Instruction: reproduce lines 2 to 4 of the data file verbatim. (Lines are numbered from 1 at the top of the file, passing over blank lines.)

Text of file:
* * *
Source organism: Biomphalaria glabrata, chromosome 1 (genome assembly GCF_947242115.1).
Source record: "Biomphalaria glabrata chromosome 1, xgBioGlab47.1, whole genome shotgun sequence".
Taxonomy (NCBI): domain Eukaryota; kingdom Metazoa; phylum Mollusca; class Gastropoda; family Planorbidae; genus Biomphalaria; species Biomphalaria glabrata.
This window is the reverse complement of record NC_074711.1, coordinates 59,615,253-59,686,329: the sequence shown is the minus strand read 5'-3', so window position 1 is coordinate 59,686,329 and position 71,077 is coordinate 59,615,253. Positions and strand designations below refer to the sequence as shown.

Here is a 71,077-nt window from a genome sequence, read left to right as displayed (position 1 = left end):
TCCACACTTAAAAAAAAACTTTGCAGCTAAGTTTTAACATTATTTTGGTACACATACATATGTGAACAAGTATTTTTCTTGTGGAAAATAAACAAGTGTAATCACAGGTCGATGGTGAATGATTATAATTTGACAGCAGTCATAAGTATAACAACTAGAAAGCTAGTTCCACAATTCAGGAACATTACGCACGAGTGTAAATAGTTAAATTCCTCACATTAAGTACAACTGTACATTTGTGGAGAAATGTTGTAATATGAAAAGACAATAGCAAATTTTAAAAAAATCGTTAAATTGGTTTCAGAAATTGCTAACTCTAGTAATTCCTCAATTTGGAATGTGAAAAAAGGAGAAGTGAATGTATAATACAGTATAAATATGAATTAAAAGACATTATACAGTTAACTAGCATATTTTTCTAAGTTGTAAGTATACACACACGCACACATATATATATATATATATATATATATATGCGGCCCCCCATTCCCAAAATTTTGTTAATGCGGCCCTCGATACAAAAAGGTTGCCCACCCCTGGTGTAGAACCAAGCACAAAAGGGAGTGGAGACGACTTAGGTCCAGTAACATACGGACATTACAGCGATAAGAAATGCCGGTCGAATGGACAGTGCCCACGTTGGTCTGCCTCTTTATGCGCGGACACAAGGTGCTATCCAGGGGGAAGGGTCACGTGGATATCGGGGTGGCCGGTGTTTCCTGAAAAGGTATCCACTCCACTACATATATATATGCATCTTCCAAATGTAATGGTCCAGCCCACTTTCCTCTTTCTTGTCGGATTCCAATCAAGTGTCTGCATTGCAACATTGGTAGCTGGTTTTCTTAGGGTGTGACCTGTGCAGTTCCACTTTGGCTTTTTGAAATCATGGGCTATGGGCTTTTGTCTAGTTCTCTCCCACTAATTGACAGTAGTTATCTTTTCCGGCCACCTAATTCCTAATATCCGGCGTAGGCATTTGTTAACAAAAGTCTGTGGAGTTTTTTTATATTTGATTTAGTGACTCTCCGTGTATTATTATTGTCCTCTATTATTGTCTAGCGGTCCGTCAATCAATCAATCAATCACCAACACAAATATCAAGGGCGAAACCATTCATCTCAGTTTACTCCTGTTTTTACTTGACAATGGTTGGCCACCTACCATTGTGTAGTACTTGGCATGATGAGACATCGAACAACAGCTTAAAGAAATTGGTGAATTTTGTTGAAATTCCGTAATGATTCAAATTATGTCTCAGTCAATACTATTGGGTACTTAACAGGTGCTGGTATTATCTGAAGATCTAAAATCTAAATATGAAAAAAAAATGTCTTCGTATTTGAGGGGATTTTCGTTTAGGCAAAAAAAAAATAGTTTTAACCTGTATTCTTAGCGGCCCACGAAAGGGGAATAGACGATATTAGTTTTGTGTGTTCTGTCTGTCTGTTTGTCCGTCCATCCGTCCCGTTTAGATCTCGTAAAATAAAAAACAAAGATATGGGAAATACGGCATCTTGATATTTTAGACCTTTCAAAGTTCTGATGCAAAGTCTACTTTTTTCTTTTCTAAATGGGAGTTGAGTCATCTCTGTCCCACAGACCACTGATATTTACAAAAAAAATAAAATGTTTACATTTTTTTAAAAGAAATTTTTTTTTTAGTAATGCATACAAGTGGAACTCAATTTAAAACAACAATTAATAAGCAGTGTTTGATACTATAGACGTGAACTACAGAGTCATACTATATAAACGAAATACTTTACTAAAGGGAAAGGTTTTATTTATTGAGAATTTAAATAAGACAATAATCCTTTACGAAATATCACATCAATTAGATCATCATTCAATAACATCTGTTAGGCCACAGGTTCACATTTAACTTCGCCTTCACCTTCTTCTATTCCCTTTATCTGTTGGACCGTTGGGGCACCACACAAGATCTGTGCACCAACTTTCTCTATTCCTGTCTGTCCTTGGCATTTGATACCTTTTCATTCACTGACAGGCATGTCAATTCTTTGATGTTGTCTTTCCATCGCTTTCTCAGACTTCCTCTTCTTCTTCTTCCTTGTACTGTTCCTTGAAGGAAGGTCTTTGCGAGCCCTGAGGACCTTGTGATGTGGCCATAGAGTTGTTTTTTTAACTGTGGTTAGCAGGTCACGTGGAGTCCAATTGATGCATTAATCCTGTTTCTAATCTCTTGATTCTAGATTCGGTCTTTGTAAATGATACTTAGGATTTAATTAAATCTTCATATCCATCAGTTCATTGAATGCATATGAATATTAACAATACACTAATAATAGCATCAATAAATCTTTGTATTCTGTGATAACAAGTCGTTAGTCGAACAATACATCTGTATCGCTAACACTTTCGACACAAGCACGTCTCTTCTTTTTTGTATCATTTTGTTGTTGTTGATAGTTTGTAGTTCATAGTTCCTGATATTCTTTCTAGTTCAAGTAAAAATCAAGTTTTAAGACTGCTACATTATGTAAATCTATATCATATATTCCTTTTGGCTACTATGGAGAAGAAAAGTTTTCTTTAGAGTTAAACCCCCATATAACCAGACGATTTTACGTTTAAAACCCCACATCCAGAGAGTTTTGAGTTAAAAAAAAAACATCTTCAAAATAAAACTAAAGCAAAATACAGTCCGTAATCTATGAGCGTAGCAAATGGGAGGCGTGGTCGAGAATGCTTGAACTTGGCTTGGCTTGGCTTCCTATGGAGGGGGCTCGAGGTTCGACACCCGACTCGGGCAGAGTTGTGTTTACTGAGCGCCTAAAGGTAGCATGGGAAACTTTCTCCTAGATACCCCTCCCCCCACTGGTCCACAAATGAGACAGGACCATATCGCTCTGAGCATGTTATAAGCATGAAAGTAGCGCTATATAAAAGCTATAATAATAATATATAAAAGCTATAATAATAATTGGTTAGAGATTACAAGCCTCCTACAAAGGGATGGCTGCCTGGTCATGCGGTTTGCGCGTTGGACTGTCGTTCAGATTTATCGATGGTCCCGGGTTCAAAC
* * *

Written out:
Source record: "Biomphalaria glabrata chromosome 1, xgBioGlab47.1, whole genome shotgun sequence".
Taxonomy (NCBI): domain Eukaryota; kingdom Metazoa; phylum Mollusca; class Gastropoda; family Planorbidae; genus Biomphalaria; species Biomphalaria glabrata.
This window is the reverse complement of record NC_074711.1, coordinates 59,615,253-59,686,329: the sequence shown is the minus strand read 5'-3', so window position 1 is coordinate 59,686,329 and position 71,077 is coordinate 59,615,253. Positions and strand designations below refer to the sequence as shown.